CIRGE Talk Series

Committing Ourselves to Social Justice: Doctoral Education for Complex Times

In times of rising nationalist governments, environmental crisis, and hate speech and acts against marginalized communities, doctoral education has a responsibility in questioning the norms and values that cause inequality and exclusion in society at the local, national and global level.

Doctorate education is the most advanced degree of education that individuals can achieve and one of the spaces where different type knowledges are discovered, passed and re-interpreted. These roles give doctorate education a unique access to individuals and institutions that are in positions of authority in different nations, and consequently, an extra responsibility to work toward democracy, inclusion, diversity and equity, short: social justice.

Actors and institutions involved in doctoral education are called to reveal and question the pivotal forces underlying manifestations of injustices through the multiple processes of research, teaching and interactions with different social communities.

With the goal to make visible the role that doctorate education plays in questioning systems of exclusion and inequality, the Center for Innovation and Research in Graduate Education (CIRGE) is inviting scholars across the world to participate in the CIRGE Talk Series “Committing Ourselves to Social Justice: Doctoral Education for Complex Times”. This series aims to understand the structures, practices and pedagogies that would need to be addressed in different context, with a commitment toward social justice.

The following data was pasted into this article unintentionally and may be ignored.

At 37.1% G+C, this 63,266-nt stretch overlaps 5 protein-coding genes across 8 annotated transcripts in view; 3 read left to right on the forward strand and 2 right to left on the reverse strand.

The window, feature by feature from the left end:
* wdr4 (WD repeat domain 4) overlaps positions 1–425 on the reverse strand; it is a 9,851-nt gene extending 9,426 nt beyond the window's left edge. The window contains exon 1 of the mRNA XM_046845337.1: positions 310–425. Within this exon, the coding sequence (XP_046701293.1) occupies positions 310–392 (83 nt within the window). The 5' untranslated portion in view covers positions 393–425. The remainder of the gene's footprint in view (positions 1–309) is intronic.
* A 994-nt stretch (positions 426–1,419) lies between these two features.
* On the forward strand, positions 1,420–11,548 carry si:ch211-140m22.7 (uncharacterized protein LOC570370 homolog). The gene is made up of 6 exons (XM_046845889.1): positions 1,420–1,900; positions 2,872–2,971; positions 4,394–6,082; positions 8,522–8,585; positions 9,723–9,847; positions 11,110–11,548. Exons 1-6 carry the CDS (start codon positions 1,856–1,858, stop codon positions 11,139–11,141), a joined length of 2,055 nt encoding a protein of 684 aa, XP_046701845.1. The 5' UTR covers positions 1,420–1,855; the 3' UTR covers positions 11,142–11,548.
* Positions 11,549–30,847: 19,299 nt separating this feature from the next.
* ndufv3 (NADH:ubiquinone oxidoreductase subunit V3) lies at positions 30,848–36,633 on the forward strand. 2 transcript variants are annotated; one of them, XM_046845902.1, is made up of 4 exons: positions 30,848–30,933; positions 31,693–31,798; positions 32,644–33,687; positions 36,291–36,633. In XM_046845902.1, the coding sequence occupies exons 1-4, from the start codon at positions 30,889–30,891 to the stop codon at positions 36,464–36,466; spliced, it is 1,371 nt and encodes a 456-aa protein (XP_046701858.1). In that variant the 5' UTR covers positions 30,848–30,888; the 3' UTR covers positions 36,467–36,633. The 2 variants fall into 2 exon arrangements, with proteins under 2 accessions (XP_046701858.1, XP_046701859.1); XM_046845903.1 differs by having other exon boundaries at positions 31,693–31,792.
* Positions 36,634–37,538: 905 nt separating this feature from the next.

On that note, CIRGE acknowledges that the meaning of social justice is tied to specific political and cultural contexts. Rather than starting with a (single) definition, the CIRGE series wants to begin an open investigation of what “social justice” would look like for various academic disciplines and university communities across the world.

Some topics addressed in this series

  • What are the institutional and disciplinary structures that need to be addressed in the formation of scholars to make visible the commitment of doctorate education toward social justice?
  • What are the possibilities and limits to exercise aspects of social justice existing in your institution?
  • What do we know about issues of access, retention and graduation rates in doctorate education among different populations, and in different countries?
  • Whose knowledge counts in doctorate education? Who benefits from the knowledge produced?
  • How would a call for grant proposals look like that allow for research on issues of social justice?

CIRGE Talks Agenda